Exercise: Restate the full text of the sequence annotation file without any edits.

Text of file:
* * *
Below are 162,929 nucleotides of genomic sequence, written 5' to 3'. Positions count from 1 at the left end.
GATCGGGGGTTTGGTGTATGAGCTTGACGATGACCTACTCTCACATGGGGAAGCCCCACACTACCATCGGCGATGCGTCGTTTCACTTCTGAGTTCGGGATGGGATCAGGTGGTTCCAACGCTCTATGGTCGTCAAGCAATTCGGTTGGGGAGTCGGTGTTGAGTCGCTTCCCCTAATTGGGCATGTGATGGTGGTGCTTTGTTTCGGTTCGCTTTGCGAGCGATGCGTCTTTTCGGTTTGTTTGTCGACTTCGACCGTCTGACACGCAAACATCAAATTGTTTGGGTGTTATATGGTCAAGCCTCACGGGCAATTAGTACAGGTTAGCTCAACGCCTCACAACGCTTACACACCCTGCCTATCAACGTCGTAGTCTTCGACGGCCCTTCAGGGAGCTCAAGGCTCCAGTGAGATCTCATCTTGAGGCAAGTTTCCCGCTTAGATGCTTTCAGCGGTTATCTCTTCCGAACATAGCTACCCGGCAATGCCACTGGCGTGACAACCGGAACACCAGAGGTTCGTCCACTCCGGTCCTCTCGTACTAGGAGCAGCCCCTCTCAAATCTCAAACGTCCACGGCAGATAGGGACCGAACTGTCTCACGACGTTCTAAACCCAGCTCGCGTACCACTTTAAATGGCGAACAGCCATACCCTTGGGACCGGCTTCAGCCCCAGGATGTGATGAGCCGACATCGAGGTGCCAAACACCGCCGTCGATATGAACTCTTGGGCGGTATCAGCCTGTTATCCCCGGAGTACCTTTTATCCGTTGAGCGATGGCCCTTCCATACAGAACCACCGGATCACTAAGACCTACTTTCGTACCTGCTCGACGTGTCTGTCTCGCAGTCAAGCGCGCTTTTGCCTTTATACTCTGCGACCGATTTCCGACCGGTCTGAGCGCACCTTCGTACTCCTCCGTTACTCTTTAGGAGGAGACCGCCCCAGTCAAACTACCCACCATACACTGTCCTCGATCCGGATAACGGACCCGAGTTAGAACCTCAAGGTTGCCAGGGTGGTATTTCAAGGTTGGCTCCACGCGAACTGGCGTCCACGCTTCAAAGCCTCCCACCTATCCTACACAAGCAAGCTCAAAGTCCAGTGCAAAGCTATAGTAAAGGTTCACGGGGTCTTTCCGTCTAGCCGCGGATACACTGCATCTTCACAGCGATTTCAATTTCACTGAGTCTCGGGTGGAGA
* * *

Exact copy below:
Below are 162,929 nucleotides of genomic sequence, written 5' to 3'. Positions count from 1 at the left end.
GATCGGGGGTTTGGTGTATGAGCTTGACGATGACCTACTCTCACATGGGGAAGCCCCACACTACCATCGGCGATGCGTCGTTTCACTTCTGAGTTCGGGATGGGATCAGGTGGTTCCAACGCTCTATGGTCGTCAAGCAATTCGGTTGGGGAGTCGGTGTTGAGTCGCTTCCCCTAATTGGGCATGTGATGGTGGTGCTTTGTTTCGGTTCGCTTTGCGAGCGATGCGTCTTTTCGGTTTGTTTGTCGACTTCGACCGTCTGACACGCAAACATCAAATTGTTTGGGTGTTATATGGTCAAGCCTCACGGGCAATTAGTACAGGTTAGCTCAACGCCTCACAACGCTTACACACCCTGCCTATCAACGTCGTAGTCTTCGACGGCCCTTCAGGGAGCTCAAGGCTCCAGTGAGATCTCATCTTGAGGCAAGTTTCCCGCTTAGATGCTTTCAGCGGTTATCTCTTCCGAACATAGCTACCCGGCAATGCCACTGGCGTGACAACCGGAACACCAGAGGTTCGTCCACTCCGGTCCTCTCGTACTAGGAGCAGCCCCTCTCAAATCTCAAACGTCCACGGCAGATAGGGACCGAACTGTCTCACGACGTTCTAAACCCAGCTCGCGTACCACTTTAAATGGCGAACAGCCATACCCTTGGGACCGGCTTCAGCCCCAGGATGTGATGAGCCGACATCGAGGTGCCAAACACCGCCGTCGATATGAACTCTTGGGCGGTATCAGCCTGTTATCCCCGGAGTACCTTTTATCCGTTGAGCGATGGCCCTTCCATACAGAACCACCGGATCACTAAGACCTACTTTCGTACCTGCTCGACGTGTCTGTCTCGCAGTCAAGCGCGCTTTTGCCTTTATACTCTGCGACCGATTTCCGACCGGTCTGAGCGCACCTTCGTACTCCTCCGTTACTCTTTAGGAGGAGACCGCCCCAGTCAAACTACCCACCATACACTGTCCTCGATCCGGATAACGGACCCGAGTTAGAACCTCAAGGTTGCCAGGGTGGTATTTCAAGGTTGGCTCCACGCGAACTGGCGTCCACGCTTCAAAGCCTCCCACCTATCCTACACAAGCAAGCTCAAAGTCCAGTGCAAAGCTATAGTAAAGGTTCACGGGGTCTTTCCGTCTAGCCGCGGATACACTGCATCTTCACAGCGATTTCAATTTCACTGAGTCTCGGGTGGAGA